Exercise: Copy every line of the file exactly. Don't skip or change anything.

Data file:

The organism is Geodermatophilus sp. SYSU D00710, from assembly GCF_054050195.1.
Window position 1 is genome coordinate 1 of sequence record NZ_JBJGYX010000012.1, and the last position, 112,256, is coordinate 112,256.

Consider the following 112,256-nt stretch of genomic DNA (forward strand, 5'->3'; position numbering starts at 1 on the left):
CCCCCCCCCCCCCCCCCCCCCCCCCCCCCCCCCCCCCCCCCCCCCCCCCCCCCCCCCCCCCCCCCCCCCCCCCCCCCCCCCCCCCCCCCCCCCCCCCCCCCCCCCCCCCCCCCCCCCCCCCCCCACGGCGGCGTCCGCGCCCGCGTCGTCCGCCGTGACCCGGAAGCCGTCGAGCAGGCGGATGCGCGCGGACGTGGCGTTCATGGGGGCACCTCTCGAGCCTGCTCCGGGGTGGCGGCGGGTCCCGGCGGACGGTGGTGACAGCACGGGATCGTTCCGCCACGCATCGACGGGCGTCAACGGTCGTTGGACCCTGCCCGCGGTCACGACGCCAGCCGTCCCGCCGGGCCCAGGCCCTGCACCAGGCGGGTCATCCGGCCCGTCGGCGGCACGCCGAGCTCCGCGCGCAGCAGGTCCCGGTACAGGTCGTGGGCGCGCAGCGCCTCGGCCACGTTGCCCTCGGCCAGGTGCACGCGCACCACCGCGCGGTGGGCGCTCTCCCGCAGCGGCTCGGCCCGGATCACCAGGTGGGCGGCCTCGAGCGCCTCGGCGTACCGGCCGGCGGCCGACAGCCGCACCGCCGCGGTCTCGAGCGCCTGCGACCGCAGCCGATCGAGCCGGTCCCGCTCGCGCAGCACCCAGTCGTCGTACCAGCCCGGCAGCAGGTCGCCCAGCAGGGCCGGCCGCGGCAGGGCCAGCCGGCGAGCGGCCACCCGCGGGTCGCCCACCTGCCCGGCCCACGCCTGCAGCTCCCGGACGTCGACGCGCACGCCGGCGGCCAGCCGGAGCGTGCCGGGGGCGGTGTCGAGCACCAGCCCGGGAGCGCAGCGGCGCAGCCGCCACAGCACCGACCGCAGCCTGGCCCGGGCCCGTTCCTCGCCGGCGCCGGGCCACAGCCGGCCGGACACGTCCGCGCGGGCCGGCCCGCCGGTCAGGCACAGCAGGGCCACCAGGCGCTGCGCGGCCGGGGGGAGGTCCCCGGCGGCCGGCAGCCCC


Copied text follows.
The organism is Geodermatophilus sp. SYSU D00710, from assembly GCF_054050195.1.
Window position 1 is genome coordinate 1 of sequence record NZ_JBJGYX010000012.1, and the last position, 112,256, is coordinate 112,256.

Consider the following 112,256-nt stretch of genomic DNA (forward strand, 5'->3'; position numbering starts at 1 on the left):
CCCCCCCCCCCCCCCCCCCCCCCCCCCCCCCCCCCCCCCCCCCCCCCCCCCCCCCCCCCCCCCCCCCCCCCCCCCCCCCCCCCCCCCCCCCCCCCCCCCCCCCCCCCCCCCCCCCCCCCCCCCCACGGCGGCGTCCGCGCCCGCGTCGTCCGCCGTGACCCGGAAGCCGTCGAGCAGGCGGATGCGCGCGGACGTGGCGTTCATGGGGGCACCTCTCGAGCCTGCTCCGGGGTGGCGGCGGGTCCCGGCGGACGGTGGTGACAGCACGGGATCGTTCCGCCACGCATCGACGGGCGTCAACGGTCGTTGGACCCTGCCCGCGGTCACGACGCCAGCCGTCCCGCCGGGCCCAGGCCCTGCACCAGGCGGGTCATCCGGCCCGTCGGCGGCACGCCGAGCTCCGCGCGCAGCAGGTCCCGGTACAGGTCGTGGGCGCGCAGCGCCTCGGCCACGTTGCCCTCGGCCAGGTGCACGCGCACCACCGCGCGGTGGGCGCTCTCCCGCAGCGGCTCGGCCCGGATCACCAGGTGGGCGGCCTCGAGCGCCTCGGCGTACCGGCCGGCGGCCGACAGCCGCACCGCCGCGGTCTCGAGCGCCTGCGACCGCAGCCGATCGAGCCGGTCCCGCTCGCGCAGCACCCAGTCGTCGTACCAGCCCGGCAGCAGGTCGCCCAGCAGGGCCGGCCGCGGCAGGGCCAGCCGGCGAGCGGCCACCCGCGGGTCGCCCACCTGCCCGGCCCACGCCTGCAGCTCCCGGACGTCGACGCGCACGCCGGCGGCCAGCCGGAGCGTGCCGGGGGCGGTGTCGAGCACCAGCCCGGGAGCGCAGCGGCGCAGCCGCCACAGCACCGACCGCAGCCTGGCCCGGGCCCGTTCCTCGCCGGCGCCGGGCCACAGCCGGCCGGACACGTCCGCGCGGGCCGGCCCGCCGGTCAGGCACAGCAGGGCCACCAGGCGCTGCGCGGCCGGGGGGAGGTCCCCGGCGGCCGGCAGCCCC